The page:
In the distance looms the Gothic cupola of the parliament, a fairy-tale concoction trumpeting the pride of a nation that once commanded more than four times its current size. András Szántó, Condé Nast Traveler, "Why Budapest Is Europe's Unlikely Capital of Hedonism," 29 Aug. 2018 Nvidia has been loudly trumpeting its interest in global illumination lighting systems and on delivering hardware that can make this rendering pipeline far more efficient ever since a major reveal at this year's Game Developers Conference. Sam Machkovech, Ars Technica, "Nvidia’s new RTX 2080, 2080 Ti video cards ship on Sept. 20, starting at $699," 20 Aug. 2018 For decades, health reformers had trumpeted the benefits of fitness, and during the 1880s, the United States saw a spike in organized physical activity. Aaron Gilbreath, Longreads, "The Wheel, the Woman, and the Human Body," 6 July 2018 In a fact sheet, for example, the EPA trumpets its finding that ACE could save power plants up to $6.4 billion in compliance costs. David Roberts, Vox, "The 6 things you most need to know about Trump’s new climate plan," 24 Aug. 2018 Hecht, city and state officials have been trumpeting the deal with DXC Technology since it was announced in November, describing the 2,000 jobs the company will bring to New Orleans as historic and game-changing. Kevin Litten, NOLA.com, "DXC Technology will create another 1,600 local jobs: GNO Inc.," 14 Mar. 2018 Pyongyang's frantic engagement efforts are a dramatic departure from 2017, when North Korea trumpeted the advances of its nuclear weapons program, threatening the US territory of Guam and claiming its rockets could hit the US mainland. Katie Hunt, CNN, "Why Kim Jong Un came in from the cold: 3 theories," 22 Apr. 2018 Though David Davis, Britain’s Brexit secretary, trumpeted on Monday the fact that Britain would be able to negotiate and sign non-European trade deals during the transition, if not to implement them, experts were unimpressed. Stephen Castle, New York Times, "In Brexit Give-and-Take, Britain Gives and the E.U. Takes," 21 Mar. 2018 Rosier carries plenty of experience but that might not be enough to hold of trumpeted underclassmen N’Kosi Perry and Jarren Williams. Matt Murschel, OrlandoSentinel.com, "Five storylines to watch in the ACC this spring," 21 Mar. 2018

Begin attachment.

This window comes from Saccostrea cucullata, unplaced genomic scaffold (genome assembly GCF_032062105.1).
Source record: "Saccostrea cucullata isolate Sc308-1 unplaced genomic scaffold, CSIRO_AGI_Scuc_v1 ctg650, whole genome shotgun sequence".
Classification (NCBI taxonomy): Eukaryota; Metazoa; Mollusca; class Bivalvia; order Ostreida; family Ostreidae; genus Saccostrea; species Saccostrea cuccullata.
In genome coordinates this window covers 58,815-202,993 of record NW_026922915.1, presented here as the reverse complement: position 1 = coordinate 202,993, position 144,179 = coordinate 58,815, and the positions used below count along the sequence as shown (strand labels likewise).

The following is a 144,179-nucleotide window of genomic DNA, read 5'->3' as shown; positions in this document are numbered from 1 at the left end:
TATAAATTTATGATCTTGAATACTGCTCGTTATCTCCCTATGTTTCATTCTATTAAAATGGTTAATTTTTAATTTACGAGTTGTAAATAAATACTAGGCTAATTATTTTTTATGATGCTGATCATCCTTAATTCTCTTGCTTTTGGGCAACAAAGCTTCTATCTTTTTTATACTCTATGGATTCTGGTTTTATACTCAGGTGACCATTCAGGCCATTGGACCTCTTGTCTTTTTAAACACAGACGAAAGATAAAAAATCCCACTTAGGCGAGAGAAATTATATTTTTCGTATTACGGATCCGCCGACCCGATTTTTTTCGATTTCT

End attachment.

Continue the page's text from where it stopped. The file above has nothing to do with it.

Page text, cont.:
These example sentences are selected automatically from various online news sources to reflect current usage of the word 'trumpet.' Views expressed in the examples do not represent the opinion of Merriam-Webster or its editors. Send us feedback.